Instant, cheap books!
\"Book binding has always been a black art,\" says Marsh. \"If you put those processes into automotive plants, the whole industry would die. They\'re dangerous, and they can\'t be replicated reliably. I mean, you got people sticking their hands under moving blades.\"
Submitted by Ieleen on July 9, 2001 - 9:36am
From The News Gazette (Champaign, IL), Diane Haag writes...
\"Mahomet-Seymour Superintendent John Alumbaugh counts himself lucky to have been able to fill the two school librarian positions he had open for next year ... It turns out the stereotype of the gray-haired keeper of books has some truth to it. In 1998-99, 60 percent of Illinois librarians were 50 or older, meaning they will all soon be eligible for retirement ... At the same time, the state\'s only two ALA accredited schools have a total of about 175 students enrolled – all they were meant to have. That\'s the problem, it\'s difficult to get the degree.\" [more...]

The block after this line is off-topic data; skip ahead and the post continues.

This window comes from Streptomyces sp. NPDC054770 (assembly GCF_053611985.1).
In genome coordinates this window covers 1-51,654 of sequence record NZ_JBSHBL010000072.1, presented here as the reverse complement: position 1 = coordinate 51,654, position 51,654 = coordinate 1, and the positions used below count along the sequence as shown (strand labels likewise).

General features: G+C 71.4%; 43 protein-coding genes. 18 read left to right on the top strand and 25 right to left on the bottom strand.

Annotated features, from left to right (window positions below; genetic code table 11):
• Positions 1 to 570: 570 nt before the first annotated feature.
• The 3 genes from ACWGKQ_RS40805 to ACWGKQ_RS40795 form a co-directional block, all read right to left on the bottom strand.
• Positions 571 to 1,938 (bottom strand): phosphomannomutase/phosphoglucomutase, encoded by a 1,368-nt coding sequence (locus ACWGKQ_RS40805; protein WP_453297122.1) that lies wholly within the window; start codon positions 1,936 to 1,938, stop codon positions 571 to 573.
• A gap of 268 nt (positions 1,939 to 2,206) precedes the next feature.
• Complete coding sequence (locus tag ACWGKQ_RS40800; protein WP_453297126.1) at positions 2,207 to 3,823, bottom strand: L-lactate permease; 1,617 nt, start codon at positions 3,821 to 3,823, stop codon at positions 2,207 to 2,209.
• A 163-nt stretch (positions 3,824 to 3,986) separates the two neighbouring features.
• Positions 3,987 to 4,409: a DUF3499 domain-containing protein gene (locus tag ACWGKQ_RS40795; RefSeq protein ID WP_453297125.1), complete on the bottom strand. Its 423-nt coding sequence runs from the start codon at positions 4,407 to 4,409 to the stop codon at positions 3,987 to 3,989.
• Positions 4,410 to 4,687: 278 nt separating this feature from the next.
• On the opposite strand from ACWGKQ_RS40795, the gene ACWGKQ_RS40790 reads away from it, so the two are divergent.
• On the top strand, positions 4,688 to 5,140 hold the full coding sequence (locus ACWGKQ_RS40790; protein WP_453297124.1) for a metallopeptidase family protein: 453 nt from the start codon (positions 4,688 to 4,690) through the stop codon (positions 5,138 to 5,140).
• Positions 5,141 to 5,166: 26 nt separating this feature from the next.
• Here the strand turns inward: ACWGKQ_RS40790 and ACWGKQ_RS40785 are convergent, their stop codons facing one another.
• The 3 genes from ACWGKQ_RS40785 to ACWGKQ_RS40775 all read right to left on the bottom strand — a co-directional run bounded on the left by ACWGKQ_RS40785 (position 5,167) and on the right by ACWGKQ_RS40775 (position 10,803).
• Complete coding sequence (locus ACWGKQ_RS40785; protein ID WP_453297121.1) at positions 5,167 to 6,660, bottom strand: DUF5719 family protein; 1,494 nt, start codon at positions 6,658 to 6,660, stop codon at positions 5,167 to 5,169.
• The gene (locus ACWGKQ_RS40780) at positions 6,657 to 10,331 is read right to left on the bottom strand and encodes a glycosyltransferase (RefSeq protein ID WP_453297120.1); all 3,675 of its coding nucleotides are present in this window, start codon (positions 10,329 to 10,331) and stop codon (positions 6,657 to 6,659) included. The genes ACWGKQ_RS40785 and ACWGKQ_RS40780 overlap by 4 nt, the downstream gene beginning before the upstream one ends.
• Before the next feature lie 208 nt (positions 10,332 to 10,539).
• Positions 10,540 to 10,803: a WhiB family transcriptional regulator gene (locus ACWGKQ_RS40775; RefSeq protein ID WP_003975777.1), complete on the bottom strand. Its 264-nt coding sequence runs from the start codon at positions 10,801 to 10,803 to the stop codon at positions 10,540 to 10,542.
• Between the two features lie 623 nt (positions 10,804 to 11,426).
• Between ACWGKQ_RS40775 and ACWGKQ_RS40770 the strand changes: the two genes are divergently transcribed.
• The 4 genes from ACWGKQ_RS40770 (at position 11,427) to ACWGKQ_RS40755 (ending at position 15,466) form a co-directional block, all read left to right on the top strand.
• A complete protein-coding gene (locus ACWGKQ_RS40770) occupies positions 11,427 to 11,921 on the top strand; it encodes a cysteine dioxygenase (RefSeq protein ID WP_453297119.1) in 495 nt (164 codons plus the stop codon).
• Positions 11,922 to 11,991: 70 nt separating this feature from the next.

Submitted by Blake on July 8, 2001 - 11:34pm
Tanya writes \"I\'m so
disgusted by this that I can barely think of anything to
write. The Salt Lake County Library System has been
without a Director for eons. So, in a bid to fill the
position, the County has decided that a MLIS is not
necessary for the job. They will also consider people
with MBAs or Masters of Public Administration. And
who came up with this brilliant idea? None other than
the Library Board. Aargh!!!!
The story is in Sunday\'s Edition of the